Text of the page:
Tuning in: Interview with Musical Theatre expert Niamh Andrews Fraher

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Do you love live performances? Are you obsessed with Hamilton and know all the dialogue from Wicked verbatim? Well, you are in for a treat, as here on Nightcourses.com, we got the opportunity to sit down with performer Niamh Andrews Fraher and chat about what makes great musical theatre.

Niamh studied Theatre performance at Inchicore College until 2011. She has received the Trinity Guildhall Associate Diploma in Musical Theatre and Drama as well as undertaking the 6-Month Part Time Screen Acting Course in Bow Street in 2017. She has worked extensively across the theatre and film world.

What’s your own background, when it comes to performance?

I always had a love of performance from a young age. Be it singing in a youth group or doing hip hop dancing with a great teacher called Don King. It wasn’t till 2008 after seeing Disney’s Beauty and the Beast in the Olympia that I decided this is what I want to do for the rest of my life. So I auditioned for Inchicore College’s performance course. I got my place and promptly quit my full time job much to my family’s dismay.

You need a thick skin and a real drive in this industry. It’s hard to find paying work. If someone is determined to enter this industry I would advise them to get themselves on a course of some kind. We’ve some amazing teachers in this country. Join a local theatre group, get on the set of some student films. These are great ways to meet new people and make connections.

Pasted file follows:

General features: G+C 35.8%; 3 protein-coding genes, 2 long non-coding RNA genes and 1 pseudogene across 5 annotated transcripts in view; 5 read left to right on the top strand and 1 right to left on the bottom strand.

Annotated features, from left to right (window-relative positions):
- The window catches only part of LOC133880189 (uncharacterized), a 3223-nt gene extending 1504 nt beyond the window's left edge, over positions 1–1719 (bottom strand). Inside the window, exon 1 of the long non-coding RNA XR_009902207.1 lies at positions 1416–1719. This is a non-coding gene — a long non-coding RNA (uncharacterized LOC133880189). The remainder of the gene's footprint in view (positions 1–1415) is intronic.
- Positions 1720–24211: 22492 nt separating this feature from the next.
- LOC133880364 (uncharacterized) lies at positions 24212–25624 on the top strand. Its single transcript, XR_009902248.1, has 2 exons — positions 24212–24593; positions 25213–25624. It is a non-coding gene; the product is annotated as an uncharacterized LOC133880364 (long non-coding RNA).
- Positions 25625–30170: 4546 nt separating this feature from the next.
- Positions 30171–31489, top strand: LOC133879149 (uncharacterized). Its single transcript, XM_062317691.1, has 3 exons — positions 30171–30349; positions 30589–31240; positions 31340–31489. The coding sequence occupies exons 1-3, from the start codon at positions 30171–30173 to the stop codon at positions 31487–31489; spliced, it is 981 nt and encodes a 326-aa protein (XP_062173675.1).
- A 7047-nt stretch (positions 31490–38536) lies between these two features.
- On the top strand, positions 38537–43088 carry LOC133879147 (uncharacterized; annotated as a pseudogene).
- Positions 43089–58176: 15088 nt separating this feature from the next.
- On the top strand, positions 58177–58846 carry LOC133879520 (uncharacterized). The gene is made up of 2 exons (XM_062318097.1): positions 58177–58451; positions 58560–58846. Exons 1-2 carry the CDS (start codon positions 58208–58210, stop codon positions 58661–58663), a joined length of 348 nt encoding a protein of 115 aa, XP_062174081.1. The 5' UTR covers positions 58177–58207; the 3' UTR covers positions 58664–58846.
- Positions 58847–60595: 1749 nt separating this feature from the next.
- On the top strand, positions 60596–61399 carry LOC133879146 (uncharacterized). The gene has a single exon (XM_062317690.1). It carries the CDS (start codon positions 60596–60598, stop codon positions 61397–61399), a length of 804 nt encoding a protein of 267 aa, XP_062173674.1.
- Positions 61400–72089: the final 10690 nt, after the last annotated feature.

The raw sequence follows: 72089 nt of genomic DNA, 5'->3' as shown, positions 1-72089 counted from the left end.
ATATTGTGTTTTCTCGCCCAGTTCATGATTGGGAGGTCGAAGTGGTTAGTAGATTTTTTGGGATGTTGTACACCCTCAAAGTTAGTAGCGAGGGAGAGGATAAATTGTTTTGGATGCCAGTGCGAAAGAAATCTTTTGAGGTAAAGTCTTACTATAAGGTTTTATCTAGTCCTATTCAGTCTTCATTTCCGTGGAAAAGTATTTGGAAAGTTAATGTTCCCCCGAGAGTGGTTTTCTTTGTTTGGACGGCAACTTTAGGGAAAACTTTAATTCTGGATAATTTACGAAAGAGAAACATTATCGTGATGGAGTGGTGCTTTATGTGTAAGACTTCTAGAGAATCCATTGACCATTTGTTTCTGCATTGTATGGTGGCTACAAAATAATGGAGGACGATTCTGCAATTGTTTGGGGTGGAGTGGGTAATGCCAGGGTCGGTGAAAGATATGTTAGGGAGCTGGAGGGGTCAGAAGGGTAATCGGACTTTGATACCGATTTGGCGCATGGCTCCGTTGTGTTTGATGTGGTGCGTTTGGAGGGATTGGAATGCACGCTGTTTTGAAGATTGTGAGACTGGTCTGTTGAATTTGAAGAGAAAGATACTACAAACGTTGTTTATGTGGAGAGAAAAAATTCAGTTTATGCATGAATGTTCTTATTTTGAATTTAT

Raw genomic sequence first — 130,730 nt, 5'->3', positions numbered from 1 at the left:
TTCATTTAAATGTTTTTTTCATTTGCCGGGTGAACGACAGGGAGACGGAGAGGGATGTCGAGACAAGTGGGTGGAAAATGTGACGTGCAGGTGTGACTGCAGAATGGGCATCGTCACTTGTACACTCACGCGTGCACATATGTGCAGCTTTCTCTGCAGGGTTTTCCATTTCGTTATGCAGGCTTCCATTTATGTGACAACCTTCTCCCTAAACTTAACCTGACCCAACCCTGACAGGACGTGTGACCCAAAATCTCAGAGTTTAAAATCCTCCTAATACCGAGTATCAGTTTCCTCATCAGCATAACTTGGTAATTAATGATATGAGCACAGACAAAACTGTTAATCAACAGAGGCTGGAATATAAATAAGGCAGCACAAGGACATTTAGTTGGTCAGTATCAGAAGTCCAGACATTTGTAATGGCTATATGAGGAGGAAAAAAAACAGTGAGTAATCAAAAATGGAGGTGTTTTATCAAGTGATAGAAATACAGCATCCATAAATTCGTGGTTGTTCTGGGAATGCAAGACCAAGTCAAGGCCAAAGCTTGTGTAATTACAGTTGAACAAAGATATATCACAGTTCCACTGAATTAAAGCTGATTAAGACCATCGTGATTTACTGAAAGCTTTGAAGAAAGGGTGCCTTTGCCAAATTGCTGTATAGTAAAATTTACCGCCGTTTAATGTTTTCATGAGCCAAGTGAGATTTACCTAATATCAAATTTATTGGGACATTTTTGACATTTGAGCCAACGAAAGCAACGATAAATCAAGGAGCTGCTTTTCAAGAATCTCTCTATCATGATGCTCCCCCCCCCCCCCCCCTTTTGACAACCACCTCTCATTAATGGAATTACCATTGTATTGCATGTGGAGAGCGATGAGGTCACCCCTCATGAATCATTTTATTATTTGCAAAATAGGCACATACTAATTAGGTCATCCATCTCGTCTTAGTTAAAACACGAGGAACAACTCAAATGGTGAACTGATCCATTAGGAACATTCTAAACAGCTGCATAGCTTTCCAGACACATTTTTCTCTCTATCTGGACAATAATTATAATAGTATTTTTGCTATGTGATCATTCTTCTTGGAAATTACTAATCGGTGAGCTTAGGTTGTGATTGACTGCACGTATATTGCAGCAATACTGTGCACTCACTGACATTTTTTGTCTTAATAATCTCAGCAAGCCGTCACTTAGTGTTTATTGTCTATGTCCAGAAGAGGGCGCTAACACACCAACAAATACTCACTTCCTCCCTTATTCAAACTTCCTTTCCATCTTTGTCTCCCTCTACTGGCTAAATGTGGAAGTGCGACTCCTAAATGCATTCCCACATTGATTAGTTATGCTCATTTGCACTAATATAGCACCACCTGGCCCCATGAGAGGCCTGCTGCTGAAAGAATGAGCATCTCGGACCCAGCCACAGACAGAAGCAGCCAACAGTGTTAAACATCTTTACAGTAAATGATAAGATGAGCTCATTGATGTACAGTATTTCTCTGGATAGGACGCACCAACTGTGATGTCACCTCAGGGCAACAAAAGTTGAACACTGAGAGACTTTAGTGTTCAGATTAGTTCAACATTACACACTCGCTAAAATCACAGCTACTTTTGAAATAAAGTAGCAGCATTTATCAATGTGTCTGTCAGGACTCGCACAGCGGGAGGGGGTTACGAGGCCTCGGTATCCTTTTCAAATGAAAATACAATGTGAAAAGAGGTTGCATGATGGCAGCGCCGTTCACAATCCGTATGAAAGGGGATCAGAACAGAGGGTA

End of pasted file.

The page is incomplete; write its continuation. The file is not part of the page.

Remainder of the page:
What are typical common mistakes people make when they are starting off with musical theatre?

There are several common mistakes that are generally made by new actors. They tend to turn
their back to the audience or tend to act with just their voice instead of engaging their whole body. The most common mistake I’ve come across is performers apologising to the audience, the director, and their fellow cast mates. Never apologise. You own this. Some of the greatest moments are created by accident. Seize them.

Acting-wise, who’s your inspiration?

There are a lot of amazing actors out there. Personally, I love the quirkiness of Johnny Depp and Helena Bonham Carter. I am in awe of the great actors such as Ian McKellen and Maggie Smith too.

You have experience with combat skills, and dancing – how important is movement and physicality when it comes to expression and delivering a strong performance?

Your physicality is so important. How you hold yourself defines your character. Your walk, your posture: it’s all central to your character development. Are you a regal queen or a sneaky villain? Your physicality tells your audience this before you say a word.

What do you think are the main differences between acting for stage and screen?

They are such different disciplines. Each creates their own kind of magic. In theatre, you can be big and boisterous with the luxury of being able to use your entire body. On screen, you have to tell the audience everything through just your voice, eyes and facial expressions. If you move around too much, it’s distracting. Both have advantages and disadvantages.

I see you were involved in the ‘Hello Au Revoir’ project. Can you tell me a little about that?

The feature film ‘Hello Au Revoir’ was a bit surreal for me. The actors never met. Over 1,000 actors were involved. Every individual worked on, and were edited into, this one feature. It’s fascinating really!